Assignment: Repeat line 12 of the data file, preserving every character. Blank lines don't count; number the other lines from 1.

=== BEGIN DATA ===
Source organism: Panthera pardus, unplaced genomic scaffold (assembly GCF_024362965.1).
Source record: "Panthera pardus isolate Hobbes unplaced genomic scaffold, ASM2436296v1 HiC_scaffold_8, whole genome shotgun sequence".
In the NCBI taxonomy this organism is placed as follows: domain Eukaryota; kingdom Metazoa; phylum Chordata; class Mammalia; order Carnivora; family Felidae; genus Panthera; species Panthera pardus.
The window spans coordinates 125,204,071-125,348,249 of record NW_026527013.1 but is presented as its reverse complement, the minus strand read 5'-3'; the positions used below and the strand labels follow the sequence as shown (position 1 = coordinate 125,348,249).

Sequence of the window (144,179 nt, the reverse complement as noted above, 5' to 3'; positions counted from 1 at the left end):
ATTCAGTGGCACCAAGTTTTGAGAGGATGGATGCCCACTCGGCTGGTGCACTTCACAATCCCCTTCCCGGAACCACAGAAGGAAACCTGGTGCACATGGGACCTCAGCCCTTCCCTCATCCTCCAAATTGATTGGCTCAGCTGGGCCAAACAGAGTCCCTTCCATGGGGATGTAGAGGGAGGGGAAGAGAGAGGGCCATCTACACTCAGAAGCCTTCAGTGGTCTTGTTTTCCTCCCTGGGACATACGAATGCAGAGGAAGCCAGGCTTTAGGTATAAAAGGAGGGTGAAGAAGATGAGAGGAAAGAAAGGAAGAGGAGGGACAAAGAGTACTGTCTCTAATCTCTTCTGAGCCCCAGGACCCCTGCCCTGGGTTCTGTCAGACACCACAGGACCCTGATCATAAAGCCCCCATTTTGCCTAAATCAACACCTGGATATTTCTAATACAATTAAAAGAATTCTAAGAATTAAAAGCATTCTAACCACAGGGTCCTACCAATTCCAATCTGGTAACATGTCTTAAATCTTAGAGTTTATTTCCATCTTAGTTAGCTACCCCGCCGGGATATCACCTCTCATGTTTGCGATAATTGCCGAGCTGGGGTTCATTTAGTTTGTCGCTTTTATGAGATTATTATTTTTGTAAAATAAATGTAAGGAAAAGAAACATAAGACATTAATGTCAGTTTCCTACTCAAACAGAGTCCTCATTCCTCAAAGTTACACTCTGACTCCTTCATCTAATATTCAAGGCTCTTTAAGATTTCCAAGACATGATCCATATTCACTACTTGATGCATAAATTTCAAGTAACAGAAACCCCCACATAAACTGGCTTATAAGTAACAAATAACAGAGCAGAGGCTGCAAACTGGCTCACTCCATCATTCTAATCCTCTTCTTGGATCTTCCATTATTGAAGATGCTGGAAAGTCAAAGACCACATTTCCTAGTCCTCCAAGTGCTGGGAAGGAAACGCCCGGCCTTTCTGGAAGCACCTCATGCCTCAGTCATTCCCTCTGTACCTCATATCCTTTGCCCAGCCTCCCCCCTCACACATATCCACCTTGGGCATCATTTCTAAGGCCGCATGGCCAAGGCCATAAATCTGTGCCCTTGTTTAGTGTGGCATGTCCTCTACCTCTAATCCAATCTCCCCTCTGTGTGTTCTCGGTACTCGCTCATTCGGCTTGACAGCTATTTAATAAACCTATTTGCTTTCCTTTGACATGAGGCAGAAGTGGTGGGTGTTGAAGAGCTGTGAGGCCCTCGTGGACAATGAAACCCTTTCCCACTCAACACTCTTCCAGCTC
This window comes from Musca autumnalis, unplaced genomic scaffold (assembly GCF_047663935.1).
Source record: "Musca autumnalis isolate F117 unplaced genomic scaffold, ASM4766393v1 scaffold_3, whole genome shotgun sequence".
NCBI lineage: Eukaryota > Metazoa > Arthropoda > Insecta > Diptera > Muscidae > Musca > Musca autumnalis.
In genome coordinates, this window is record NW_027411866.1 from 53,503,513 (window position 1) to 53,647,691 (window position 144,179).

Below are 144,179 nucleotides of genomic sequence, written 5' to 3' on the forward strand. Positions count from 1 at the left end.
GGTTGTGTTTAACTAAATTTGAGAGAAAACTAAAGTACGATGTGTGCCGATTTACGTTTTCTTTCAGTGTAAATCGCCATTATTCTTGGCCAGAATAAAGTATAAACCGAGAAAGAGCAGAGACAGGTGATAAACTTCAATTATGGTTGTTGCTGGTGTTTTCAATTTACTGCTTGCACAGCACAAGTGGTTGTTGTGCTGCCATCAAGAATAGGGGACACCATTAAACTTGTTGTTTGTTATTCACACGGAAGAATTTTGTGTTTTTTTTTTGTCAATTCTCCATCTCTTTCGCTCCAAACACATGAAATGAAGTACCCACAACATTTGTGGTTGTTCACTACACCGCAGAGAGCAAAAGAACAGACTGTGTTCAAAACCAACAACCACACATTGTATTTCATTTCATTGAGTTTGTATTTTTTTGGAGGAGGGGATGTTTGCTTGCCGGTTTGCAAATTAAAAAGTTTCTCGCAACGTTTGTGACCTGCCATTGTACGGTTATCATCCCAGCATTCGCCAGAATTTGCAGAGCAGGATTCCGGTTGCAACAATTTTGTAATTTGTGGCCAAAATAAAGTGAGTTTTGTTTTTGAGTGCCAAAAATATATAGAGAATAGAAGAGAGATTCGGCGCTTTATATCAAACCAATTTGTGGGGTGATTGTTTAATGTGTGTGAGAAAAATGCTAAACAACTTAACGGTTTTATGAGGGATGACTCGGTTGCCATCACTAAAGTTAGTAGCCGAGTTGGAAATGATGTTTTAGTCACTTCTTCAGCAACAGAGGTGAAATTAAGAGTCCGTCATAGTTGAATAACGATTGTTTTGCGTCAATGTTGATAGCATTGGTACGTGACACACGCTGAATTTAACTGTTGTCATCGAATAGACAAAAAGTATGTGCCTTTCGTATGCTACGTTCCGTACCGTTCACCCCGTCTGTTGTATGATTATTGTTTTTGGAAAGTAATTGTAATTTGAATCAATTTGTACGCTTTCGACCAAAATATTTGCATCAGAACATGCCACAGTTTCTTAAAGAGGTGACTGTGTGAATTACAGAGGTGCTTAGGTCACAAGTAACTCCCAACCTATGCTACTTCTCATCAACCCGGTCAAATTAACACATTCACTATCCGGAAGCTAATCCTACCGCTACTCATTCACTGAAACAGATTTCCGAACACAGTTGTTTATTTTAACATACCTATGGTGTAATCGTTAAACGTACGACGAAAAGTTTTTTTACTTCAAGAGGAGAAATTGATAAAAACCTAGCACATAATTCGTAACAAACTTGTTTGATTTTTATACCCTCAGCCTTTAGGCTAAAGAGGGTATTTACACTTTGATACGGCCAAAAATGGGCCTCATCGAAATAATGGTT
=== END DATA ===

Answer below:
GGTTGTGTTTAACTAAATTTGAGAGAAAACTAAAGTACGATGTGTGCCGATTTACGTTTTCTTTCAGTGTAAATCGCCATTATTCTTGGCCAGAATAAAGTATAAACCGAGAAAGAGCAGAGACAGGTGATAAACTTCAATTATGGTTGTTGCTGGTGTTTTCAATTTACTGCTTGCACAGCACAAGTGGTTGTTGTGCTGCCATCAAGAATAGGGGACACCATTAAACTTGTTGTTTGTTATTCACACGGAAGAATTTTGTGTTTTTTTTTTGTCAATTCTCCATCTCTTTCGCTCCAAACACATGAAATGAAGTACCCACAACATTTGTGGTTGTTCACTACACCGCAGAGAGCAAAAGAACAGACTGTGTTCAAAACCAACAACCACACATTGTATTTCATTTCATTGAGTTTGTATTTTTTTGGAGGAGGGGATGTTTGCTTGCCGGTTTGCAAATTAAAAAGTTTCTCGCAACGTTTGTGACCTGCCATTGTACGGTTATCATCCCAGCATTCGCCAGAATTTGCAGAGCAGGATTCCGGTTGCAACAATTTTGTAATTTGTGGCCAAAATAAAGTGAGTTTTGTTTTTGAGTGCCAAAAATATATAGAGAATAGAAGAGAGATTCGGCGCTTTATATCAAACCAATTTGTGGGGTGATTGTTTAATGTGTGTGAGAAAAATGCTAAACAACTTAACGGTTTTATGAGGGATGACTCGGTTGCCATCACTAAAGTTAGTAGCCGAGTTGGAAATGATGTTTTAGTCACTTCTTCAGCAACAGAGGTGAAATTAAGAGTCCGTCATAGTTGAATAACGATTGTTTTGCGTCAATGTTGATAGCATTGGTACGTGACACACGCTGAATTTAACTGTTGTCATCGAATAGACAAAAAGTATGTGCCTTTCGTATGCTACGTTCCGTACCGTTCACCCCGTCTGTTGTATGATTATTGTTTTTGGAAAGTAATTGTAATTTGAATCAATTTGTACGCTTTCGACCAAAATATTTGCATCAGAACATGCCACAGTTTCTTAAAGAGGTGACTGTGTGAATTACAGAGGTGCTTAGGTCACAAGTAACTCCCAACCTATGCTACTTCTCATCAACCCGGTCAAATTAACACATTCACTATCCGGAAGCTAATCCTACCGCTACTCATTCACTGAAACAGATTTCCGAACACAGTTGTTTATTTTAACATACCTATGGTGTAATCGTTAAACGTACGACGAAAAGTTTTTTTACTTCAAGAGGAGAAATTGATAAAAACCTAGCACATAATTCGTAACAAACTTGTTTGATTTTTATACCCTCAGCCTTTAGGCTAAAGAGGGTATTTACACTTTGATACGGCCAAAAATGGGCCTCATCGAAATAATGGTT